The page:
Let us consider an example of taxonomy. Figure 1 demonstrates a subgraph for the word “Papuan” retrieved from WordNet. There, each concept has one or more parents (concepts which it is derived from). The parents in their turn have their own parents, and one can trace the word affiliation until the most abstract root concepts of the taxonomy. Here, the word “Papuan” is attached to the synsets “indonesian” and “natural_language” as it can mean both an ethnicity and a language. Note that words can have multiple parents for different reasons. Two or more parents can point to the fact that a word has multiple meanings (as in the case with “Papuan”). Alternatively, a word meaning can be a combination of meanings of two higher-level concepts.
Therefore, in order to add a word to a taxonomy, we need to find its hypernym among the entities (synsets in case of wordnets) of this taxonomy. Here, we refer to a word absent from the taxonomy (a word which we would like to add) as a query word. Our task is to attach query words to an existing taxonomic tree.
The task of finding a single suitable hypernym synset is difficult for a machine, because the number of nodes in the existing taxonomy can be very large (e.g. in WordNet the number of noun synsets is around 29,000). Thus, a model trained to solve this task will inevitably return many false answers if asked to provide only one synset candidate. Moreover, as we can see from Figure 1, a word may have multiple hypernyms.
Thus, in the majority of works on taxonomy enrichment the requirement of providing a single correct answer is relaxed. Instead of that, a common approach is to provide
(typically 10 to 20) most suitable candidates. This list is more likely to contain correct synsets. This setting is also consistent with the manual computer-assisted annotation. Presenting an annotator with a small list of candidates will facilitate the taxonomy extension process: annotators will only have to look through a short list of high-probability hypernym candidates instead of searching hypernyms in a list of all synsets of the taxonomy. Thus, we formulate the task oftaxonomy extension as a soft ranking problem, where the synsets are ranked according to their suitability for a given word.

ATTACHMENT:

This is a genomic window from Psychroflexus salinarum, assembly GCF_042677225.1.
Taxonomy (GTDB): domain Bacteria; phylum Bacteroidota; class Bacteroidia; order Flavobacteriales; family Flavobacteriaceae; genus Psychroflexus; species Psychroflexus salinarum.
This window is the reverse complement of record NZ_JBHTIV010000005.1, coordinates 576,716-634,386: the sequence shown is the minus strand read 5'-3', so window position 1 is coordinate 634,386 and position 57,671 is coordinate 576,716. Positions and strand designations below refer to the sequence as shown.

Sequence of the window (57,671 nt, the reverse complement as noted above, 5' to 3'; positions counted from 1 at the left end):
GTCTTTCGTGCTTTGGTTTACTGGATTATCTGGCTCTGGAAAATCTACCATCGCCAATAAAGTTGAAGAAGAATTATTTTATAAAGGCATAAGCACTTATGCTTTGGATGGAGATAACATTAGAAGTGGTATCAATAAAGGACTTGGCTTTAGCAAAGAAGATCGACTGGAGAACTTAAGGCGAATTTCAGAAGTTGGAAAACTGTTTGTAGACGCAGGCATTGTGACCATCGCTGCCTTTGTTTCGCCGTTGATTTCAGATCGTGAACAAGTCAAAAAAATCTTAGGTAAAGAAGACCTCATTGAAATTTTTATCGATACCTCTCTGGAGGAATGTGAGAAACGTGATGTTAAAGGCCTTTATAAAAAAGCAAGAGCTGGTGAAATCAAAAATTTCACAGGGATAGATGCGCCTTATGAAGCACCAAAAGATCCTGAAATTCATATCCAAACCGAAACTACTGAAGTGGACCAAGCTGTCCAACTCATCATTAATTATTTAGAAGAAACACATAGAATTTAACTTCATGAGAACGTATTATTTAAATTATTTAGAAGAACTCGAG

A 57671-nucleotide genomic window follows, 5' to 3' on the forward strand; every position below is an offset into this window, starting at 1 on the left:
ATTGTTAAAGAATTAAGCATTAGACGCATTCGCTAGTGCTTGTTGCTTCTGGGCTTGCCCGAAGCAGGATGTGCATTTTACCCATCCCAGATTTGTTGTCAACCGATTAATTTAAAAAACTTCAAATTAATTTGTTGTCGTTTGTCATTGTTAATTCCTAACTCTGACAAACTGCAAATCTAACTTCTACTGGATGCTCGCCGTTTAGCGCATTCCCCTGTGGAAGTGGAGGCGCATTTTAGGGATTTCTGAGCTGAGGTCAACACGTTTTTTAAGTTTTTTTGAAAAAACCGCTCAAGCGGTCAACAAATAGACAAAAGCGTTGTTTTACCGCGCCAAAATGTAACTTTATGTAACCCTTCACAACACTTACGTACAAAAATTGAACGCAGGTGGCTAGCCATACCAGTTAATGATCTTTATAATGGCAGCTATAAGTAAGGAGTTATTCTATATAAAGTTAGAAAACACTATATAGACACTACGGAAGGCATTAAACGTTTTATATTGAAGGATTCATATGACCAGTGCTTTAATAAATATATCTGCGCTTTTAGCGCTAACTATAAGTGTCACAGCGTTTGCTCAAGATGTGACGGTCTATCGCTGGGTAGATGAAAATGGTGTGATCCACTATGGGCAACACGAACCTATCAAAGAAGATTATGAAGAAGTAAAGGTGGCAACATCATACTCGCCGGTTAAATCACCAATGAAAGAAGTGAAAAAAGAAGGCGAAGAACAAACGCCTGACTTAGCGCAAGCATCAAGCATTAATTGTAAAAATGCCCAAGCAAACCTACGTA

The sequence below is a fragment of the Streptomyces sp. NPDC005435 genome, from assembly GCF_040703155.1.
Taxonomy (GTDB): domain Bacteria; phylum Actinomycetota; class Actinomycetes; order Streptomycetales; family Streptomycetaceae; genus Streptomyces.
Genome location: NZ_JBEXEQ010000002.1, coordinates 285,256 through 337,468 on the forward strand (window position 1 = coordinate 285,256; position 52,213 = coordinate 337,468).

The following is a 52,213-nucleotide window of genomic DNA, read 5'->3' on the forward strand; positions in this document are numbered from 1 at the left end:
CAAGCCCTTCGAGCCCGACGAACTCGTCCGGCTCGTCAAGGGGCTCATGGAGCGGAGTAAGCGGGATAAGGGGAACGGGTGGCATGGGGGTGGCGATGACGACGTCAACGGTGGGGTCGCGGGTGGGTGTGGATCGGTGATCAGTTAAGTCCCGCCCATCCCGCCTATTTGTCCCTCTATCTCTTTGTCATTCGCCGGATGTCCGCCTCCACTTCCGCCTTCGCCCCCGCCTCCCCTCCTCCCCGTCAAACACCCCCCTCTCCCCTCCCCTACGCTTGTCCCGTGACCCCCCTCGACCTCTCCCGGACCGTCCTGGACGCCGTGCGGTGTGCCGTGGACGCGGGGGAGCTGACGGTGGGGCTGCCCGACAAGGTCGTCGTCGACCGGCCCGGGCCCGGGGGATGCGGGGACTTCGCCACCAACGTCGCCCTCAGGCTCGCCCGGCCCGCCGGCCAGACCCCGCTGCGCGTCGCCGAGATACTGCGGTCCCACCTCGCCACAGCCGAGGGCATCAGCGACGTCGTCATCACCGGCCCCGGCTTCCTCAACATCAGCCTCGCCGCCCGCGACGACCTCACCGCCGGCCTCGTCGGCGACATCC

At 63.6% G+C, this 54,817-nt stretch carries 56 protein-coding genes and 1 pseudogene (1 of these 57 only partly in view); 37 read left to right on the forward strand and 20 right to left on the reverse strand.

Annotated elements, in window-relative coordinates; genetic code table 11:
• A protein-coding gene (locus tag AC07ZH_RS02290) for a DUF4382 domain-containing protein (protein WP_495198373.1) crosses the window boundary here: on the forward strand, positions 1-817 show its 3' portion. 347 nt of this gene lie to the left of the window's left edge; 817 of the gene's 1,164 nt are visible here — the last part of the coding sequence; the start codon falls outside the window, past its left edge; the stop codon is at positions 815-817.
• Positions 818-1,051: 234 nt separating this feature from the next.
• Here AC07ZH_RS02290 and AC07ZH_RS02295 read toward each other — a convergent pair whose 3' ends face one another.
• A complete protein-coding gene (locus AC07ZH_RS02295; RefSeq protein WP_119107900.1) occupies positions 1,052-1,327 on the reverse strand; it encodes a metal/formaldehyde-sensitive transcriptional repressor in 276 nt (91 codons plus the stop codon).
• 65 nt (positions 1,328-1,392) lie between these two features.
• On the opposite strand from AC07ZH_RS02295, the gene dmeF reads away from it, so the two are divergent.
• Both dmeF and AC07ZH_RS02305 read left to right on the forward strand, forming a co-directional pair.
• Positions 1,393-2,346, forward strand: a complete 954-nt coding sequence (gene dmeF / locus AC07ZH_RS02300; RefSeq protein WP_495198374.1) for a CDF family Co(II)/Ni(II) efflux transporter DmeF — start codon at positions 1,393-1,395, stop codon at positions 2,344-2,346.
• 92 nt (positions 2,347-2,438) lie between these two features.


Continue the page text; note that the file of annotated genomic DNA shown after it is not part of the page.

This is an established approach to this task, the same formulation was also used in research works on taxonomy enrichment and in taxonomy enrichment shared tasks [jurgens-pilehvar-2016-semeval, nikishina2020taxonomy].
In this section, we provide several key definitions crucial for understanding of our work.
is a data structure used to store knowledge which comprise of concepts and relations (known as TBox-es) and individuals, concept, and relation instantiations (also known as ABox-es) [TAboxes].
is a knowledge base that uses a graph-structured data model to represent data. Formally, a knowledge graph is a set of triplets where is the entity set and is the relation set. Normally, knowledge graphs comprise multiple types of relations .
is a set of words or phrases corresponding to a concept or a knowledge base entity in the set . Synset is the major element which denotes a node in a knowledge graph , therefore, in our case equals .
is a relation . According to [miller1998wordnet], hypernymy relation exists between objects X and Y if native speakers accept sentences constructed using such patterns as “An X is a (kind of) Y”. Hypernymy is transitive and asymmetrical. Such relations are central organizing relations for nouns and verbs in WordNet [miller1998wordnet]. In fact, hypernymy relations comprise class (or subsumption) relations and instantiation relations considered in ontology studies and description logics [mcguinness1995explaining].
is a special case of a knowledge graph . It is a tree-based structure where nodes from the set are connected with the hypernymy relation . Thus, the set of relations . Elements included in the set are words or concepts. In a taxonomy they are arranged in a hierarchical structure from the most abstract concept (root) to the most specific concepts (leaves).
Query words (new words)